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English Instruction Reaches a 'Crossroads'

Television: Comedy launched by PBS and several government agencies is aimed at 14 million adults who lack basic language skills.

September 16, 1996|MICHELLE MITTELSTADT | ASSOCIATED PRESS

WASHINGTON — Aiming beyond the dry textbook English lesson, state and federal officials have launched a television situation comedy to reach some of the nearly 14 million adults who lack basic English skills.

"Crossroads Cafe" traces the lives of six characters of various ethnic backgrounds in a 26-part series that the program's sponsors are hoping will attract an immigrant population not being reached by standard instruction.

" 'Crossroads Cafe' can reach up to 14 million people nationwide who need to learn basic English skills but cannot attend formal classes because of transportation problems, or because they must work or take care of children," Education Secretary Richard Riley told reporters.

In addition to learning English from "Cafe" characters such as Jamal Al-Jibali, an unemployed engineer who becomes the restaurant's handyman, viewers will be exposed to other lessons. One episode, for example, shows an applicant seeking U.S. citizenship going through an interview with an Immigration and Naturalization Service employee.

"Crossroads Cafe" is the product of a partnership between the INS, Education Department, Public Broadcasting Service and the education agencies of four states with large immigrant populations, including California.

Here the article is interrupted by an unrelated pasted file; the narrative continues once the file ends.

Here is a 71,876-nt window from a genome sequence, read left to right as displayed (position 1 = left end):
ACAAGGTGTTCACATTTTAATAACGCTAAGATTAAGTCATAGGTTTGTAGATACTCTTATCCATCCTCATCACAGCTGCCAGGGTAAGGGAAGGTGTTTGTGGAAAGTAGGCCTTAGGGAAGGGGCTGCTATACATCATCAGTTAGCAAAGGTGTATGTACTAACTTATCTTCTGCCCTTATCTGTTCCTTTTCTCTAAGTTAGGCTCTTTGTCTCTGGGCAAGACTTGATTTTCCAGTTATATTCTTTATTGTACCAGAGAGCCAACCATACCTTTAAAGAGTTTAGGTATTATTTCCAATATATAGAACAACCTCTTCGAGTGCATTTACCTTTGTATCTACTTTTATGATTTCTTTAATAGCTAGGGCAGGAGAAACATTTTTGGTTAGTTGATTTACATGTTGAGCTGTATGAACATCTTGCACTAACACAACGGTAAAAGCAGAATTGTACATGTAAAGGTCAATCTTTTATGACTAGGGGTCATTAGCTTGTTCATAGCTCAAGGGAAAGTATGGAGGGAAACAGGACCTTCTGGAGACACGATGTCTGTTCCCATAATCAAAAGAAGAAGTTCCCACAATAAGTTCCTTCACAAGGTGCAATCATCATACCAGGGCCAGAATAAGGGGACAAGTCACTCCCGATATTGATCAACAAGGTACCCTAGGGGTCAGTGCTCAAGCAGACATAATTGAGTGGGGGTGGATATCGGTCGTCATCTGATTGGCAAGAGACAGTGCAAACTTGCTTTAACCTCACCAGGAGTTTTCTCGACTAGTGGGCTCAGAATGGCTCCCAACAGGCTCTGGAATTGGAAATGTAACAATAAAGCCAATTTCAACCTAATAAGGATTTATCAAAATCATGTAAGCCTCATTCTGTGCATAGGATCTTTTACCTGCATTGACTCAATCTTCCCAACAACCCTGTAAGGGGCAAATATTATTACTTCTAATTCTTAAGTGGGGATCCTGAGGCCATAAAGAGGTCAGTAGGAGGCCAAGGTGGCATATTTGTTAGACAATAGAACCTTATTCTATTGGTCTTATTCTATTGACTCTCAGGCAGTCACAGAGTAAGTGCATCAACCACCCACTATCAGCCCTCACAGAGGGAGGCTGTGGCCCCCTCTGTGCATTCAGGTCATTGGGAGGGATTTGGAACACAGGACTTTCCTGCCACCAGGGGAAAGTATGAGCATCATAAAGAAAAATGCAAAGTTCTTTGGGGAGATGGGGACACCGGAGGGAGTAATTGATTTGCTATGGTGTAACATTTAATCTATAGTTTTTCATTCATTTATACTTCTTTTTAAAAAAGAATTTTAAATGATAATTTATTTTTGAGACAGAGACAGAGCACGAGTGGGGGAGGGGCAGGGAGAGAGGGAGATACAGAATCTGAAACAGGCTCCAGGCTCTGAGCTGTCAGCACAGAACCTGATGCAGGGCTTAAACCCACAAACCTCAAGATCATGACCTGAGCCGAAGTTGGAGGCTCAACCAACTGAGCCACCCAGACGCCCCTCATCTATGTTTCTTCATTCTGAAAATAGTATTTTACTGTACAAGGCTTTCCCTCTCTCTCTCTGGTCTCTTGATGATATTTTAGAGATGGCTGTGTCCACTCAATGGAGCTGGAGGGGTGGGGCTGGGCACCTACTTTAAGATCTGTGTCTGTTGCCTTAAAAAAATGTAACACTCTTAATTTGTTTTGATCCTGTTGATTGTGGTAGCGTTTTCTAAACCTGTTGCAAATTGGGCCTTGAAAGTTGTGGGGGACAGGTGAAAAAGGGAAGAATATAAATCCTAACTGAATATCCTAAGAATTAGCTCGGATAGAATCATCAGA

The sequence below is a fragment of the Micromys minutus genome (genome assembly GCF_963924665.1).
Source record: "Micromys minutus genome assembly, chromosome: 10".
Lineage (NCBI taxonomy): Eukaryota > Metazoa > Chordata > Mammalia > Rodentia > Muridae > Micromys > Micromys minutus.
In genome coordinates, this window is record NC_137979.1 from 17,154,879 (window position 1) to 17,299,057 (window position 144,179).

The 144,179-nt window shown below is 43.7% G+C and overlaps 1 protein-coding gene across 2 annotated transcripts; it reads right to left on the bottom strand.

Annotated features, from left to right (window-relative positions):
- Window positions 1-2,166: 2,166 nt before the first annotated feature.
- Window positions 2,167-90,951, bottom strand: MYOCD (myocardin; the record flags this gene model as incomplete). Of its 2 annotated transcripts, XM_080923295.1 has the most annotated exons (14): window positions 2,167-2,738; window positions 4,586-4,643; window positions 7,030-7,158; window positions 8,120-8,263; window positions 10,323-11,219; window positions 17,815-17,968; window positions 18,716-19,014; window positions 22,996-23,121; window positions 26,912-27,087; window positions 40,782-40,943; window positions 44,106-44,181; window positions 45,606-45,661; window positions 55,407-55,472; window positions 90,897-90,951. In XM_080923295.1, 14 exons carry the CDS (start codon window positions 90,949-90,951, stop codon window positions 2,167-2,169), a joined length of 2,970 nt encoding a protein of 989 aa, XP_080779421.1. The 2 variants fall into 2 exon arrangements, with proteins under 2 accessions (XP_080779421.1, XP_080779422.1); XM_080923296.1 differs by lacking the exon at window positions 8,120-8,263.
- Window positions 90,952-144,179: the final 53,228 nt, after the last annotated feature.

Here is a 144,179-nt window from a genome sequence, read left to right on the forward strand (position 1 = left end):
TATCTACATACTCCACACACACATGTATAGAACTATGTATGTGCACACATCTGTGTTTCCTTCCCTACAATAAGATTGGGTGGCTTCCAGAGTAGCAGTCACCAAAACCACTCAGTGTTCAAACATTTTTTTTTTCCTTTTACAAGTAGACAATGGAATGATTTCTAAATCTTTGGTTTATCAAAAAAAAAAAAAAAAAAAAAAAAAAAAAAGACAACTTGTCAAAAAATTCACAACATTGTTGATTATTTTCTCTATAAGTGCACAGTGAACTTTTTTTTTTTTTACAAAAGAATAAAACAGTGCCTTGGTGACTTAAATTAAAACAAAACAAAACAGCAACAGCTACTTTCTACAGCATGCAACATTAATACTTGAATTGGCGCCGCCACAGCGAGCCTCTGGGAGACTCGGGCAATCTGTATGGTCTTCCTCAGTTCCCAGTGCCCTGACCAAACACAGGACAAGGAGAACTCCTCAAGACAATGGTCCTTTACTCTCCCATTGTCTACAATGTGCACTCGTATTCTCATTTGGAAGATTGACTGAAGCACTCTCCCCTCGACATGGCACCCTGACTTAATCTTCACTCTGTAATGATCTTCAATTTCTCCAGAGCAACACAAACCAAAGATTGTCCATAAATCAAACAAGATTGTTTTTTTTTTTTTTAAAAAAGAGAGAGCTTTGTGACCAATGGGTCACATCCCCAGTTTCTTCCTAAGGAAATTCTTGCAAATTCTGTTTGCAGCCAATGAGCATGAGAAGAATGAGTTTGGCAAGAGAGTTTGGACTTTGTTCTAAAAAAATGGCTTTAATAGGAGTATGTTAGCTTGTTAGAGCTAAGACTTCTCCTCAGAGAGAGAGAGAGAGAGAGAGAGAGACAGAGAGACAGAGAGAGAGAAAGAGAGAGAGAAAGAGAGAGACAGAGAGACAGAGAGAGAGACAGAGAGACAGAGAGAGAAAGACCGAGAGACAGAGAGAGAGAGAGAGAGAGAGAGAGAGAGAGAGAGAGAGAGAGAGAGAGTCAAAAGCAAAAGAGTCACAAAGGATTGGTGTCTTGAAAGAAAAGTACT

The program is the first nationally televised English instruction program, airing weekly this fall on PBS affiliates. The U.S. Information Agency plans to televise the series in Central and Latin America.

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The states--California, New York, Florida and Illinois--and federal sponsors hope the series goes beyond TV viewers.

Videotapes of the show will be distributed to English as a Second Language education programs, classrooms and organizations that provide services to immigrants. Accompanying the TV series are teachers' guides, a workbook for students, and a photo guide with simple captions.

"It can also help 24 million other Americans who need a boost in their reading skills," Riley said, stressing the benefits of literacy. "Adults who cannot read have a hard time providing for their families, especially in these times when nearly every new job that is created requires a worker to be highly literate and skilled."

The four states' education agencies each contributed Adult Education Act funds to underwrite creation and production of "Crossroads Cafe." The INS kicked in $1 million more, said agency Commissioner Doris Meissner.

Meissner said "Crossroads Cafe" fits with her agency's effort to naturalize as many as possible of the 6 million people who are eligible for citizenship. To become a U.S. citizen, applicants must demonstrate a knowledge of English, civics and government.

"A TV series like this is just a terrific way for people who want to apply for citizenship to meet the requirements," she said in an interview.

PBS is making the series available to its 350 local affiliates nationwide. In Southern California, it is airing Saturdays at 10 a.m. on KCET-TV Channel 28.

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